Estimating the ability of plants to plastically track temperature-mediated shifts in the spring phenological optimum

Tansey et al. 2017

Scientists at the University of Edinburgh used more than 200,000 Nature’s Calendar records to explore whether plants will continue to leaf or flower at the best time for growth (also known as the optimum phenology), as temperatures rise in the future. The flexibility of a species to shift the time it grows, in response to temperatures changing, is called plasticity. It was concluded that seven of the 22 studied species (wood anemone, silver birch, alder, cuckooflower, beech, ash, and cocksfoot) are likely to be to keep up with changes in their optimum timing through plasticity. However, four species, including the native bluebell and garlic mustard, may not be able to track the optimum timing for growth through plasticity. This could put these species under pressure to adapt rapidly through natural selection.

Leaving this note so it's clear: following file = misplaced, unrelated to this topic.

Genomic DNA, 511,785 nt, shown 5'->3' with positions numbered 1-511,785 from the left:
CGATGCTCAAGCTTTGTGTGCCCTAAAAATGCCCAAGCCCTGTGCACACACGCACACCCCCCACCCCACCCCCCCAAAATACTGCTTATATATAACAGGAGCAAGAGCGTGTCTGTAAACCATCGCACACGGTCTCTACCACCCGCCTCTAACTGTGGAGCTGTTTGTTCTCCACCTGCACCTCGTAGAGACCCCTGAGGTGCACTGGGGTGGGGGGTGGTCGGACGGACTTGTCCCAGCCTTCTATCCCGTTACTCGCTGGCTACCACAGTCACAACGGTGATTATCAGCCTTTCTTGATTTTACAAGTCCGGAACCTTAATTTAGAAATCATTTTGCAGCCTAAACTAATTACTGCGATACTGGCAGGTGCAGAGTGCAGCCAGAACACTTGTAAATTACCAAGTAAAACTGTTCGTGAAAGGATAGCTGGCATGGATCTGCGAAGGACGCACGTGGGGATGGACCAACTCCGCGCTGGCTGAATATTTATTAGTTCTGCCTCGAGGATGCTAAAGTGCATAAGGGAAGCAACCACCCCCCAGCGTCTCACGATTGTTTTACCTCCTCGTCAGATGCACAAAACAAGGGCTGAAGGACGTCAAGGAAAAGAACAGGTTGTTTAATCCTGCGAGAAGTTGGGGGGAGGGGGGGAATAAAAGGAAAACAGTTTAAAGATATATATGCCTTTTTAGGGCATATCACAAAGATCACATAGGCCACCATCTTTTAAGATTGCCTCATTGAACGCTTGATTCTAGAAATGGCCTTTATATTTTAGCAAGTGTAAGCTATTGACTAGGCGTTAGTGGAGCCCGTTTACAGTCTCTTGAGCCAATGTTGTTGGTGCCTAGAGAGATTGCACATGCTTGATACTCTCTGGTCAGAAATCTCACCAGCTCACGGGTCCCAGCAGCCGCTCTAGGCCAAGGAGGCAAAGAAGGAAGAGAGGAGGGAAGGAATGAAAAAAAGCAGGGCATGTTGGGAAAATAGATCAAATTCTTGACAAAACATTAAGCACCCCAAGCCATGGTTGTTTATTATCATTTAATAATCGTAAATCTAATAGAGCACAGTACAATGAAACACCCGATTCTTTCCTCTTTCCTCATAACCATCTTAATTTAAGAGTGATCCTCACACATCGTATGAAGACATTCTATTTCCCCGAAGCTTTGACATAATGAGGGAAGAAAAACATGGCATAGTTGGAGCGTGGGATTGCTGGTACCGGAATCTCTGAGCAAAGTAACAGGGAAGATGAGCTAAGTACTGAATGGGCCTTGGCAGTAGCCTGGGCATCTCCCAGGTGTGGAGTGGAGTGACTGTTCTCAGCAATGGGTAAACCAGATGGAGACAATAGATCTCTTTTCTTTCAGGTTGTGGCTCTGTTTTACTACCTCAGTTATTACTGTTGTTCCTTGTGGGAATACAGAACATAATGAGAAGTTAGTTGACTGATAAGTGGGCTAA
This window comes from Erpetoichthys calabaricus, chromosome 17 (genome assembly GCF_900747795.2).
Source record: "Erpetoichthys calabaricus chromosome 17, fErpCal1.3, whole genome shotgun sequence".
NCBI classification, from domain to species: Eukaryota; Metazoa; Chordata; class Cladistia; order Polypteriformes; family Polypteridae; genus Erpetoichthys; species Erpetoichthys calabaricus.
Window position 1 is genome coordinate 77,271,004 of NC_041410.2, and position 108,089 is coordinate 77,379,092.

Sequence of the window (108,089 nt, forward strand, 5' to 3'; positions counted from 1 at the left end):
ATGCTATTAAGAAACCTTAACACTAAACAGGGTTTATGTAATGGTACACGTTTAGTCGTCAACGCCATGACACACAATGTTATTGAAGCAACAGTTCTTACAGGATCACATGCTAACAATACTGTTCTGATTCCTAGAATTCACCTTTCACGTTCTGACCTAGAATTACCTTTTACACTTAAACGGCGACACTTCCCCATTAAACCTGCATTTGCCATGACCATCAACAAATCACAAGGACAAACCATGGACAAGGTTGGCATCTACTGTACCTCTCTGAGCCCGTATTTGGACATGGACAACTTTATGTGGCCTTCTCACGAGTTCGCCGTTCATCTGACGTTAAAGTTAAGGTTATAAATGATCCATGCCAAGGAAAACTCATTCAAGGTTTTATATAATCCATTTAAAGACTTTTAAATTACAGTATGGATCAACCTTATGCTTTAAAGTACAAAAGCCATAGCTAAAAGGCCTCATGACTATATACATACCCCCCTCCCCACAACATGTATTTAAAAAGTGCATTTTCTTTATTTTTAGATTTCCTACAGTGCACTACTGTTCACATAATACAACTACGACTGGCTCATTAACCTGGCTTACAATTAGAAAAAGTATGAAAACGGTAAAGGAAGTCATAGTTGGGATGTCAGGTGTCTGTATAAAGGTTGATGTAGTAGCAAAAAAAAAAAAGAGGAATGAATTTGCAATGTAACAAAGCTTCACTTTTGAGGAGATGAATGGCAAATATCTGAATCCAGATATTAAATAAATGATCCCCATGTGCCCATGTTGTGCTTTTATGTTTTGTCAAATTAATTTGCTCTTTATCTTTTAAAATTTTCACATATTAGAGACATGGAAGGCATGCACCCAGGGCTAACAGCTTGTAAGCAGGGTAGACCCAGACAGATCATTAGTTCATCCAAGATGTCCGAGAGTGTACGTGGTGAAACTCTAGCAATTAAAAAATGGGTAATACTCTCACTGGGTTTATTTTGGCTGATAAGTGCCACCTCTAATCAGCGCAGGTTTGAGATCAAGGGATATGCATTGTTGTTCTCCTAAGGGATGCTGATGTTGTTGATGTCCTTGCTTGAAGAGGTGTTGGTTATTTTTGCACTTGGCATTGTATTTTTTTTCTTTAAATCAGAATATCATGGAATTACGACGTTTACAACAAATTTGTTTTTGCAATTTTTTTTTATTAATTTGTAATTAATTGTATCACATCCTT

Read the full paper in Global Change Biology

 

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